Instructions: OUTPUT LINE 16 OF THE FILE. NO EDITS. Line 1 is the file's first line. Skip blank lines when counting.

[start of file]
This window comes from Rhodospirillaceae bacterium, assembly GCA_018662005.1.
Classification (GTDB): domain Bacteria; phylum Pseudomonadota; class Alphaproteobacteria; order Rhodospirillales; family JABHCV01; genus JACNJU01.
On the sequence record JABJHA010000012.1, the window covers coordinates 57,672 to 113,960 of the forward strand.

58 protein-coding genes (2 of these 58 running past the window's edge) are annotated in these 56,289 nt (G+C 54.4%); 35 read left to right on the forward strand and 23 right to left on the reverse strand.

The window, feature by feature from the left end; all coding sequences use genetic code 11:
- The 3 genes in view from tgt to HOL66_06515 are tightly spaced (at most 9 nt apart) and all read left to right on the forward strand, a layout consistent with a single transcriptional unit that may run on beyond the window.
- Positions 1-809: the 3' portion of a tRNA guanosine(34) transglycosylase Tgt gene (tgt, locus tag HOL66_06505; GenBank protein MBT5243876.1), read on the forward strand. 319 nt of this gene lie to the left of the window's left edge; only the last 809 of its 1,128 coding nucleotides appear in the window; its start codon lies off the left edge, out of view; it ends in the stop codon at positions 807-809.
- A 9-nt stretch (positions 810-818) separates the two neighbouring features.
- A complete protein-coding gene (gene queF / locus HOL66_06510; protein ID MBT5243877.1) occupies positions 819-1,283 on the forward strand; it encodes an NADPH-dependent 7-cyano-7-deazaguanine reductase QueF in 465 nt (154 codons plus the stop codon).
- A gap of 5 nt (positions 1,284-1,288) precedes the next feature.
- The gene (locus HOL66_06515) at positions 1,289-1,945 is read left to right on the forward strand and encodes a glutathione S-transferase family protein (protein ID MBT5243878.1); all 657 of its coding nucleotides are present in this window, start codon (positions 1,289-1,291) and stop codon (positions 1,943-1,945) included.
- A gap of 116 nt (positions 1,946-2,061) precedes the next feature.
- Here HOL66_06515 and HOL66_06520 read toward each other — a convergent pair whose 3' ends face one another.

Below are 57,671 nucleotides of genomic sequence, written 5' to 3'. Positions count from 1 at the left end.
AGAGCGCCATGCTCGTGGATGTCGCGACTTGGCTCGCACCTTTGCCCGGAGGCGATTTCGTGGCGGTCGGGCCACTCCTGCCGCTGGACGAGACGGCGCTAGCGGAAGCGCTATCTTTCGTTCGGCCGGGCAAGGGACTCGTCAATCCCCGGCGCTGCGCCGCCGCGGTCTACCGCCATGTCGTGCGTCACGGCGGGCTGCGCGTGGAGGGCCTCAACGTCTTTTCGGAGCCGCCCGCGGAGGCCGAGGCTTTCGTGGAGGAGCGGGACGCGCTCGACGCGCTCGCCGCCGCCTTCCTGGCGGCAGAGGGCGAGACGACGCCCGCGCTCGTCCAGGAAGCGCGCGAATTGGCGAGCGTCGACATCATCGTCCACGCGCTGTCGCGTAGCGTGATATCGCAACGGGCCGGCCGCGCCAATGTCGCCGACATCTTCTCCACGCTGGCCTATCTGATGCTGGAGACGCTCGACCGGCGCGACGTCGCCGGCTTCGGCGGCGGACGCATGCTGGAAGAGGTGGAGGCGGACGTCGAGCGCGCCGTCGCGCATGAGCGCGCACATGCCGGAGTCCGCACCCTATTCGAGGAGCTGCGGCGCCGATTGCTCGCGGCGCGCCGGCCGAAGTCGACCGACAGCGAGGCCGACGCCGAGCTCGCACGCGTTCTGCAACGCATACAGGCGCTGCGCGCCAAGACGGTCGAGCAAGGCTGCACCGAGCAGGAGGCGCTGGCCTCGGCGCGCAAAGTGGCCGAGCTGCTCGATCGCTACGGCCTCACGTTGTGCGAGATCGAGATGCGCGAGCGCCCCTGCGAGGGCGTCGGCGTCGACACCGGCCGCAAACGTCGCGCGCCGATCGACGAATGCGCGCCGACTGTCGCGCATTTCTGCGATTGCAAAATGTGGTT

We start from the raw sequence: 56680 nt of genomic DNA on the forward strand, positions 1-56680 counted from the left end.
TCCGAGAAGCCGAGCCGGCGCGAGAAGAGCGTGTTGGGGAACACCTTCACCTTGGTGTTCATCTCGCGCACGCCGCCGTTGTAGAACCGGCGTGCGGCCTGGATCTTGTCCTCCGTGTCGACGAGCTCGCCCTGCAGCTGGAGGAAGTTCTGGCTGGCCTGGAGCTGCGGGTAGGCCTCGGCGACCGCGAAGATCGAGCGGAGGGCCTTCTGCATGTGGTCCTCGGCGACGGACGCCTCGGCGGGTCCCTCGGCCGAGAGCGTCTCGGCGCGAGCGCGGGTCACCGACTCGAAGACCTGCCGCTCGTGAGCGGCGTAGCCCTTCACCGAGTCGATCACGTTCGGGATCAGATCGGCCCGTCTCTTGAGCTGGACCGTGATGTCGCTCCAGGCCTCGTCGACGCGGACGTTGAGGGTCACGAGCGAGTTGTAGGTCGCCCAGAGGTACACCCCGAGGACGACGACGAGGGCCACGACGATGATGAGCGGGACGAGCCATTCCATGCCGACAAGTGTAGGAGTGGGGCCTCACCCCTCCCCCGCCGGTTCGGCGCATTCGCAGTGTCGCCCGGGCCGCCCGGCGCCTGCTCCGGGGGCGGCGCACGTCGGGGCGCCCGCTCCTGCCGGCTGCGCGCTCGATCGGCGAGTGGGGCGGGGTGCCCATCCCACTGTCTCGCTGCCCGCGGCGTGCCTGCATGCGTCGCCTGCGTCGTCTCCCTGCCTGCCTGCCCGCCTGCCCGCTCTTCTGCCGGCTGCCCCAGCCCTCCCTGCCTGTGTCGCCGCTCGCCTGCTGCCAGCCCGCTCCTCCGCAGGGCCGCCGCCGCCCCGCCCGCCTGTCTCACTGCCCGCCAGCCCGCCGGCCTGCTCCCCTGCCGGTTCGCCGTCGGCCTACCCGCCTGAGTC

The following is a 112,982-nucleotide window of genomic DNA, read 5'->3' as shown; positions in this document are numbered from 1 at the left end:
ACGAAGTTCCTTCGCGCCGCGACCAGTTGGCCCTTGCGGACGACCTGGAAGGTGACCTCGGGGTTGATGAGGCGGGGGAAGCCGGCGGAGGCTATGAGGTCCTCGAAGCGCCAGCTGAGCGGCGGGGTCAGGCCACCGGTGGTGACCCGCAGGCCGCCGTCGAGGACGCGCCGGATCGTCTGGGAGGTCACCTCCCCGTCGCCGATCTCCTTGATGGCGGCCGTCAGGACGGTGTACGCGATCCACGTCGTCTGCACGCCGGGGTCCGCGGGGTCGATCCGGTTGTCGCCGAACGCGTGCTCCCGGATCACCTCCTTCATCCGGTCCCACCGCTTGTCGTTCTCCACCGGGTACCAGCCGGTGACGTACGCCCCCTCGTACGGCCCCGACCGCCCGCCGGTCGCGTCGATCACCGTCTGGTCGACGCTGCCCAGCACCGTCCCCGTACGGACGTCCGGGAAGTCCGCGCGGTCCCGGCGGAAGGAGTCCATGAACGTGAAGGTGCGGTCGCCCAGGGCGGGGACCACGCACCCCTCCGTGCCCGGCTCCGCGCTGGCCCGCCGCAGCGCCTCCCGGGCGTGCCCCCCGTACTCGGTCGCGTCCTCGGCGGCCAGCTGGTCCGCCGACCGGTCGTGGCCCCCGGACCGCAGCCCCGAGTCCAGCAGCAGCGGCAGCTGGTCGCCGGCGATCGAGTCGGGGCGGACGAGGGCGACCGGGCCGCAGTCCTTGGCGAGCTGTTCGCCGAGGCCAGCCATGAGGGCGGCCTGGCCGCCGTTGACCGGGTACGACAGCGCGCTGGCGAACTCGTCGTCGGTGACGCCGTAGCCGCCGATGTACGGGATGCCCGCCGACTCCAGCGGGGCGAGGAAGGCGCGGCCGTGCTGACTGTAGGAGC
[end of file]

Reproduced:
We start from the raw sequence: 56680 nt of genomic DNA on the forward strand, positions 1-56680 counted from the left end.